Anti-poverty group hosts

Students protest budget on MPP John Gerretsen’s lawn

The Kingston Coalition Against Poverty staged a protest on MPP John Gerretsen’s front lawn.
The Kingston Coalition Against Poverty staged a protest on MPP John Gerretsen’s front lawn.
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If Kingston and the Islands MPP John Gerretsen had looked out his kitchen window on Friday, Mar. 10, he would have seen some uninvited guests.

The Kingston Coalition Against Poverty (KCAP) hosted a “Have-Not Hoedown” on Gerretsen’s front lawn in anticipation of the upcoming release of the Ontario provincial budget.

KCAP is lobbying Gerretsen to raise social assistance rates by 40 per cent, effectively restoring them to 1995 levels.

Gerretsen is the MPP for Kingston and the Islands and also the Minister of Municipal Affairs and Housing.

KCAP prepared and brought a pledge sheet to the event in the hopes that Gerretsen would sign it. The pledge also stipulated that he would agree to resign his seat and cabinet post unless the government raises social assistance rates.

Approximately 40 people—a mix of students and other activists—gathered in City Park to listen to the series of speakers who began the rally.

Ivan Stoiljkovic, a history PhD student at Queen’s and a KCAP member, spoke out against the current state of housing in Kingston and elicited cheers from the crowd.

“It’s perfectly legal to kick people out of where they’re sleeping. It is illegal to take an empty building and sleep in it,” he said. “How can the Minister of Housing live in luxury while 30 people are living in a basement?”

The rally continued with a march down King Street. Protestors waved flags, banners and signs, banged drums and chanted, “The people, united, will never be defeated!” Christopher Canning, one of the drummers and a sociology PhD student at Queen’s, said it’s important for students to participate in such a cause.

“This is a direct form of communication to Gerretsen,” he said. “I think it’s important as students to be involved in a cause not separate from the community.”

When the protesters arrived at Gerretsen’s house, there were two police cars parked outside. As the demonstrators cooked chili and hot dogs and played Frisbee on Gerretsen’s front lawn, the police requested that they keep off the minister’s property.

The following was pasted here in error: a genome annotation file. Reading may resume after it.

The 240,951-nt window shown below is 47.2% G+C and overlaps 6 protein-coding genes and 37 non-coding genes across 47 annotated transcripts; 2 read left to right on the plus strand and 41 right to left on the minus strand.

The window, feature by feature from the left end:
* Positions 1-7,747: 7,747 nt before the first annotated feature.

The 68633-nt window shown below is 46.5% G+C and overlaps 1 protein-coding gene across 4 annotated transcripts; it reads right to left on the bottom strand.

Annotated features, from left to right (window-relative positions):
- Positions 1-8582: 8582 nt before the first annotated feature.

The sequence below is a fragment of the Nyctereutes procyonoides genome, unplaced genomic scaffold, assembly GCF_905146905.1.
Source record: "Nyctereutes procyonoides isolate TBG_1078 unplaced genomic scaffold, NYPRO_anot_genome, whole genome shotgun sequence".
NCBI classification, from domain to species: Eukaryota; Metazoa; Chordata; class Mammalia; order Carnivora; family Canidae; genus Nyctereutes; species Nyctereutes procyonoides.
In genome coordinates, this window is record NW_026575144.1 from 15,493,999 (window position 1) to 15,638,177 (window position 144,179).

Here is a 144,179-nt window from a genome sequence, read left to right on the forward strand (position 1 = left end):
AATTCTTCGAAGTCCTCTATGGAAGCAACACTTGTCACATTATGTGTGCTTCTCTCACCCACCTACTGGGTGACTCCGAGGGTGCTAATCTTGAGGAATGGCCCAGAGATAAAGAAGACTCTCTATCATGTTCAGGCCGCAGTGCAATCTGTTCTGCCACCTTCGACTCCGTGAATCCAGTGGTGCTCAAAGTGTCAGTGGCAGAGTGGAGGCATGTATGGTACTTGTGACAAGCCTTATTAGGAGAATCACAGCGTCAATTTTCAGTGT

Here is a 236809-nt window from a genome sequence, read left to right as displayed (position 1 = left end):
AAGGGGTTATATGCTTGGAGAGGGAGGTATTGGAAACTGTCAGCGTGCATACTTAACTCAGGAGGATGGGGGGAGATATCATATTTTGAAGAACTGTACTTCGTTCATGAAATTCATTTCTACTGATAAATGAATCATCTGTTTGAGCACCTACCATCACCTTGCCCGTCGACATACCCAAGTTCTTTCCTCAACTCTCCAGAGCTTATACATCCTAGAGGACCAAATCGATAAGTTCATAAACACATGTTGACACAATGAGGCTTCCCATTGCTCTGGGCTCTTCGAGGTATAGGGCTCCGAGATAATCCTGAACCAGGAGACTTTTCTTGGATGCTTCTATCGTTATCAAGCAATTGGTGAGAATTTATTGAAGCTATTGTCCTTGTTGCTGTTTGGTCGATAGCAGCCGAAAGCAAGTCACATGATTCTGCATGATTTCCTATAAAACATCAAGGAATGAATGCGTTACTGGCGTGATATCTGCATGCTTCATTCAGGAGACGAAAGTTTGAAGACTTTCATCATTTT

John Clarke, leader of Ontario Coalition Against Poverty, made a speech about the cause in front of the house.

“How can a man who lives in a place like this sympathize and understand what it is like to be homeless?” he asked. “The days when people accept poverty and hunger are over.”

As the protest continued, the police presence increased as two more cars arrived.

When participants approached the front door to give Gerretsen their pledge, police informed them he was not at home. They were asked to leave the property.

Eric de Domenico, ArtSci ’08, said he was not a member of KCAP, but attended the rally in solidarity. He described the exchange between demonstrators and police as peaceful, and said neither party was there for confrontation.

“[We are] not trespassing until the property owner tells us to leave. They said he was not home,” he said. “It was kind of a stand-off and then they kind of bullied us off.” The pledge was left on Gerretsen’s doorstep after the rally.

Paul Quick, one of the event’s organizers, said that because of the police presence already at the house, Gerretsen must have known about the rally in advance.

“I think it says a lot that he decided not to come,” he said. “[The rally] was a huge success.”

Gerretsen was unavailable for comment after the event.

Gerretsen’s Communications Assistant Melanie Francis said that in regards to the protest, everyone has the right to demonstrate peacefully. When asked whether Gerretsen received the pledge left on his doorstep, Francis declined to comment.

She did, however, say that Gerretsen would not be resigning.

“Mr. Gerretsen has no plans to resign his position,” she said. “As long as the Premier [Dalton McGuinty] would like him to be there, he will be there.”

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